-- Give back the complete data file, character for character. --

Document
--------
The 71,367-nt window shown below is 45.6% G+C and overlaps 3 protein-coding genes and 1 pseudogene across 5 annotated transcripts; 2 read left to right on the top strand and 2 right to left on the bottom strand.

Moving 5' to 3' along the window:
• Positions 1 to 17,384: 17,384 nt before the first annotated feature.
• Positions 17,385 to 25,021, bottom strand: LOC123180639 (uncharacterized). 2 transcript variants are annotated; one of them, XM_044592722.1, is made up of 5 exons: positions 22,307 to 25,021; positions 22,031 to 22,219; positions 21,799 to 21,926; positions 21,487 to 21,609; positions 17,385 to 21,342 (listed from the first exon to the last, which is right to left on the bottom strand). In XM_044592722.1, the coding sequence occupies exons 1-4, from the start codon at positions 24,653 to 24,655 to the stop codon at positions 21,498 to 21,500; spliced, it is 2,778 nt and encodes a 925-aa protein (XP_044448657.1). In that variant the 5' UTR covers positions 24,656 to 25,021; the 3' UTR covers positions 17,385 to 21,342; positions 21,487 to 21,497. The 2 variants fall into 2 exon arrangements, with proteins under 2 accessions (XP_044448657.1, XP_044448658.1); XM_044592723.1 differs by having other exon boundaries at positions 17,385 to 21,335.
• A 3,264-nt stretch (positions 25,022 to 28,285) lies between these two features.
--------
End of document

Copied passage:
The 71,367-nt window shown below is 45.6% G+C and overlaps 3 protein-coding genes and 1 pseudogene across 5 annotated transcripts; 2 read left to right on the top strand and 2 right to left on the bottom strand.

Moving 5' to 3' along the window:
• Positions 1 to 17,384: 17,384 nt before the first annotated feature.
• Positions 17,385 to 25,021, bottom strand: LOC123180639 (uncharacterized). 2 transcript variants are annotated; one of them, XM_044592722.1, is made up of 5 exons: positions 22,307 to 25,021; positions 22,031 to 22,219; positions 21,799 to 21,926; positions 21,487 to 21,609; positions 17,385 to 21,342 (listed from the first exon to the last, which is right to left on the bottom strand). In XM_044592722.1, the coding sequence occupies exons 1-4, from the start codon at positions 24,653 to 24,655 to the stop codon at positions 21,498 to 21,500; spliced, it is 2,778 nt and encodes a 925-aa protein (XP_044448657.1). In that variant the 5' UTR covers positions 24,656 to 25,021; the 3' UTR covers positions 17,385 to 21,342; positions 21,487 to 21,497. The 2 variants fall into 2 exon arrangements, with proteins under 2 accessions (XP_044448657.1, XP_044448658.1); XM_044592723.1 differs by having other exon boundaries at positions 17,385 to 21,335.
• A 3,264-nt stretch (positions 25,022 to 28,285) lies between these two features.